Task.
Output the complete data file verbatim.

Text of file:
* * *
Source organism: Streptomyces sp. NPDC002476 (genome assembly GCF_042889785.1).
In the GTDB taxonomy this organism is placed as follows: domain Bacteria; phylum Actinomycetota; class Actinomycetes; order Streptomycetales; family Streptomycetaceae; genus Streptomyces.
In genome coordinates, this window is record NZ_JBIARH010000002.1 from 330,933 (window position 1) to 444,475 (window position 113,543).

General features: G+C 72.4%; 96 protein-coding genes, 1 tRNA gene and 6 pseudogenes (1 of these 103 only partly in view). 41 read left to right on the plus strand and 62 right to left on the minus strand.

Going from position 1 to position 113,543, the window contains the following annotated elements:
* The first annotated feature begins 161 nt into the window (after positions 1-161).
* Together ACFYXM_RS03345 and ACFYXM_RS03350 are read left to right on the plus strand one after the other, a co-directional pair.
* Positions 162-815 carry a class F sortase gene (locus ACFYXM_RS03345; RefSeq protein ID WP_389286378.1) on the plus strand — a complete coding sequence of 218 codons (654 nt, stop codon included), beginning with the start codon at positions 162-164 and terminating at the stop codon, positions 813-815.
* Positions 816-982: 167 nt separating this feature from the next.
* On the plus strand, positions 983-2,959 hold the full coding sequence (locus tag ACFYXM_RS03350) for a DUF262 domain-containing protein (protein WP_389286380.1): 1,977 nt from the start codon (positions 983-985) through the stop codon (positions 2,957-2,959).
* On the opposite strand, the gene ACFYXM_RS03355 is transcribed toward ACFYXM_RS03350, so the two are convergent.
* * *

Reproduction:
Source organism: Streptomyces sp. NPDC002476 (genome assembly GCF_042889785.1).
In the GTDB taxonomy this organism is placed as follows: domain Bacteria; phylum Actinomycetota; class Actinomycetes; order Streptomycetales; family Streptomycetaceae; genus Streptomyces.
In genome coordinates, this window is record NZ_JBIARH010000002.1 from 330,933 (window position 1) to 444,475 (window position 113,543).

General features: G+C 72.4%; 96 protein-coding genes, 1 tRNA gene and 6 pseudogenes (1 of these 103 only partly in view). 41 read left to right on the plus strand and 62 right to left on the minus strand.

Going from position 1 to position 113,543, the window contains the following annotated elements:
* The first annotated feature begins 161 nt into the window (after positions 1-161).
* Together ACFYXM_RS03345 and ACFYXM_RS03350 are read left to right on the plus strand one after the other, a co-directional pair.
* Positions 162-815 carry a class F sortase gene (locus ACFYXM_RS03345; RefSeq protein ID WP_389286378.1) on the plus strand — a complete coding sequence of 218 codons (654 nt, stop codon included), beginning with the start codon at positions 162-164 and terminating at the stop codon, positions 813-815.
* Positions 816-982: 167 nt separating this feature from the next.
* On the plus strand, positions 983-2,959 hold the full coding sequence (locus tag ACFYXM_RS03350) for a DUF262 domain-containing protein (protein WP_389286380.1): 1,977 nt from the start codon (positions 983-985) through the stop codon (positions 2,957-2,959).
* On the opposite strand, the gene ACFYXM_RS03355 is transcribed toward ACFYXM_RS03350, so the two are convergent.